When groups come together with a common concern they can have a much greater impact than working alone. However, it can be challenging to align groups across different missions, cultures and structures. The resources here will help you consider the key elements in building effective coalitions.
Introduction This episode features an interview by Commons Librarian Holly Hammond with novelist, playwright, screenwriter, and historian Sarah Schulman. They discuss the nature of effective coalitions, the challenges of accurately documenting social movements, and lessons from campaigns led by the AIDS Coalition to Unleash Power (ACT UP) during the 1980s and 1990s. A participant in […]
The environmental movement requires new organizational structures and strategies to succeed in this next phase of its evolution. This paper presents a model called “Movement as Network.” This model may have relevance to other social movements and networks, but the focus of this paper is using it to think about new ways of restructuring the environmental movement so it can be more powerful and more effective.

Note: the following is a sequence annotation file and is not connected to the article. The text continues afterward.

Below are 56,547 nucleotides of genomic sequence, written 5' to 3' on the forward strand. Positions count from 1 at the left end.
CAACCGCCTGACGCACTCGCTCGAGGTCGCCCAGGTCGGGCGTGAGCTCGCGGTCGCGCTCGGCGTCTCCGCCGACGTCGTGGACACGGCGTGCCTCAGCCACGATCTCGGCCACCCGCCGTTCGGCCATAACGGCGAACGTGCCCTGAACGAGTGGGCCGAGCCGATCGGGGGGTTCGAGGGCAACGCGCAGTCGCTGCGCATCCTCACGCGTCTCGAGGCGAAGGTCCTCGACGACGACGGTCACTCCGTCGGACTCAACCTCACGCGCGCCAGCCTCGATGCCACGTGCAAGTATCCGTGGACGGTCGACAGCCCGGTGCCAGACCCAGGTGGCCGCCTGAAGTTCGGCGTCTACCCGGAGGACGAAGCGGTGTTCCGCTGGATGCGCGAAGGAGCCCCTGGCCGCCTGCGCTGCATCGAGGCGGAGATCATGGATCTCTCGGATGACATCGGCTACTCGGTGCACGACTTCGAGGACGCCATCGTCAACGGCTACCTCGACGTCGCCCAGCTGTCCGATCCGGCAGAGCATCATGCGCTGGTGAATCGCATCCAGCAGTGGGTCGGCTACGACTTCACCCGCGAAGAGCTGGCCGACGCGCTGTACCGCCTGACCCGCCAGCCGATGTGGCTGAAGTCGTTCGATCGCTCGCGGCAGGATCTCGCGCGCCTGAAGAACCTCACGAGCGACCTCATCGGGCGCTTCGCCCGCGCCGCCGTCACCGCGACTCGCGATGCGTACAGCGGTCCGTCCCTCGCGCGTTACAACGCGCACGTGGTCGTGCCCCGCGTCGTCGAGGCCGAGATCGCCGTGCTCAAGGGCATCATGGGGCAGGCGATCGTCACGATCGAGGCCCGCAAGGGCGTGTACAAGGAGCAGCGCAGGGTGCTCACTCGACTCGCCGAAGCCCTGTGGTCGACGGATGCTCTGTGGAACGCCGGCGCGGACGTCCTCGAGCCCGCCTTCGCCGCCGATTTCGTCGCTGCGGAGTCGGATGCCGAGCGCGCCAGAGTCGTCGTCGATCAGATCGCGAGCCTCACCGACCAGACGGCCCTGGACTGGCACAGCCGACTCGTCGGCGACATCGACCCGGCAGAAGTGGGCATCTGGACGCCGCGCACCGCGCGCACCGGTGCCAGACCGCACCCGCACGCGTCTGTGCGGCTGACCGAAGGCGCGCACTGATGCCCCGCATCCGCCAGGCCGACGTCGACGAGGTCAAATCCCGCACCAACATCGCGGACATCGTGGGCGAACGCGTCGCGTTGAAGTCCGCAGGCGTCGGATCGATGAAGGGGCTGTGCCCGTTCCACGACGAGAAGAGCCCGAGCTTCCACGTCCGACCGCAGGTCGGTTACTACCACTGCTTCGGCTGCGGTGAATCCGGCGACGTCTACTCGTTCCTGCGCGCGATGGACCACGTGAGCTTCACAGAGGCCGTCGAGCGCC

Use a spectrum-of-allies analysis to identify the social groups (students, workers) that are affected by your issue, and locate those groups along a spectrum, from active opposition to active allies, so you can focus your efforts on shifting those groups closer to your position.
Holly Hammond’s presentation to Progress 2019 on ‘Rebels and Reformers Unite! Exploring roles in social change movements’. Social movements are made up of many individuals and organisations with varied strengths, perspectives and theories of change.
Directed-network campaigns combine self-organized people power with enough centralized structure to focus on clear political and cultural targets. The Networked Change Report maps out the strategies and practices that made today’s most successful advocacy campaigns work.